For instance, I know from experience that I CAN paint and base one BLB battalion per week without too much stress (that doesn't always mean I WILL). Seven battalions could be seven weeks or let's call it two months. That lets me look ahead to know when I'm going to want the cavalry on hand... Nothing diverts my attention sooner than wanting to paint and not having the models (hmmm.... while I'm waiting for my LoA horse, maybe I'll paint a few Vikings/Napoleonics/WW2/Space Marines... then I'm out of 1690 for the rest of the year).
Irish Foot Guards (2 battalions)
Red coat, blue facings, red vest, red trousers, red stockings, gold buttons and lace
Rear pike stands (total 4 stands each), models at rest
I plan to use the Warfare French infantry models for this unit. There is absolutely no evidence that they were clothed any better than the rest of the army, but as the king's guard I want them to stand out a bit so I'm employing wargamer's license - they are my toys after all!
Earl of Clanrickarde
Grey coats, red or grey facings, grey trousers, white or red stockings, silver buttons, mixed hats and a few civilian coats in brown, officers in red coats
Central pike stand (total 3 stands), models shooting, apostles
According to troop returns in October 1689, Clanrickarde had a high ratio of pike to musket compared to other units in the army so I am going to model this unit with the pike stand in the middle of the unit. I also want this unit to have a bit of a ragged appearance so I'm going to mix in a few civilian coats and other variation of equipment.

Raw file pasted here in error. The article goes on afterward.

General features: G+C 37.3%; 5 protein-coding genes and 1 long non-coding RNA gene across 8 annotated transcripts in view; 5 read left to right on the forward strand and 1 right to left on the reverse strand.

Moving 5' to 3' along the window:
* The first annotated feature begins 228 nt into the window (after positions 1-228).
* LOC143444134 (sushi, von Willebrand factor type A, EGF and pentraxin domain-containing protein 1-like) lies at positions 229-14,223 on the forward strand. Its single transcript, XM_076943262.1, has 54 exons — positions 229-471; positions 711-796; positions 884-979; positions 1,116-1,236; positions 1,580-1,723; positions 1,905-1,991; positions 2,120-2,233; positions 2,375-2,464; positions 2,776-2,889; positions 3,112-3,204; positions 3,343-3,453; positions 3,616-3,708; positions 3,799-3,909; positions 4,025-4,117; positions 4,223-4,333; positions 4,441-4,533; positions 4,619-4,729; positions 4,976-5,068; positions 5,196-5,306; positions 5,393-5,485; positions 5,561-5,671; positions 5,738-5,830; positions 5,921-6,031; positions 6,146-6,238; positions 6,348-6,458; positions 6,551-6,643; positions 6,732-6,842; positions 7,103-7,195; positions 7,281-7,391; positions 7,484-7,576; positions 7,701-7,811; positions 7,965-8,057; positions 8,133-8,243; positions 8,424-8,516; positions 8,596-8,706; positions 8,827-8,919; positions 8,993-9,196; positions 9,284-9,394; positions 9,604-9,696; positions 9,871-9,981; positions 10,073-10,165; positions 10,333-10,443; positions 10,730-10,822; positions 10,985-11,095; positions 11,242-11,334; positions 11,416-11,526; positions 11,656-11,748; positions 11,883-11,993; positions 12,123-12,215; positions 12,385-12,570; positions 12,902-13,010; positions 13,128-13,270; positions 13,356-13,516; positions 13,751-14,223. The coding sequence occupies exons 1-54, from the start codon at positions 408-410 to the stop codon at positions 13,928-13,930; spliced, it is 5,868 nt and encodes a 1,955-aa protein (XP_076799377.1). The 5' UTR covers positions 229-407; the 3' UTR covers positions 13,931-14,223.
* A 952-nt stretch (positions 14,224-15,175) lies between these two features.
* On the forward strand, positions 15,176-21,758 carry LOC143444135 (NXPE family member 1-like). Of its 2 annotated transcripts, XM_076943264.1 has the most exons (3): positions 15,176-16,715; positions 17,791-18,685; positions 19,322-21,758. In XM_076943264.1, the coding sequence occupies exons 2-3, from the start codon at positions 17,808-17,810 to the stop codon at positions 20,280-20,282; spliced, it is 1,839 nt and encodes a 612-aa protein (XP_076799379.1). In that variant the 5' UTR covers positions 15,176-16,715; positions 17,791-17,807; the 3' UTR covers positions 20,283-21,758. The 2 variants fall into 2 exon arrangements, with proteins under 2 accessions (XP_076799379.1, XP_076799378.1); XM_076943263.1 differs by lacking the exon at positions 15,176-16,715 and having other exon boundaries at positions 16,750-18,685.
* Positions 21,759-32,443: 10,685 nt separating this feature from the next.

Earl of Antrim
White coat, red facings, white vest, grey trousers, grey stockings, silver buttons and hat lace, officers in red coats
All musket (total 3 stands), models advancing
I rarely use pure white on wargame models, but I want Antrim's to stand out from de Boisseleau's below (they have the same cuff color) so I will make an exception. I also decided to paint the trousers and stockings darker to provide more contrast for the coat.
Marquis de Boisseleau (2 battalions)
Light grey coat (gris-mesle), red facings, white vest, white trousers, white stockings, gold buttons and hat lace
Rear pike stands (total 4 stands each), models marching
French supplies for the Jacobite army in 1690 eventually saw most units clothes in gris-mesle, a cloth flecked with blue threads that varied in color from white to pale grey. The default color of turn backs in the French army was red unless the colonel of the regiment paid to replace them. The Battle of the Boyne falls in the middle of the transition. Lord Boisseleau's regiment was at the docks when the supplies arrived (they helped unload them) and he outfitted his troops straight away.
Civilian dress - grey, red, or brown coats
All pikes (total 3 stands), models at rest, mounted officer on central stand
Some accounts of the battle cite six battalions of Jacobite foot and some seven. However the books that mention seven battalions don't name them all. The discrepancy could simply be wrong or perhaps the seventh battalion was unremarkable in action or dress. I decided to paint a militia unit of all pikes inspired by one of Barry's units:
Up next week - the plan for the Jacobite cavalry!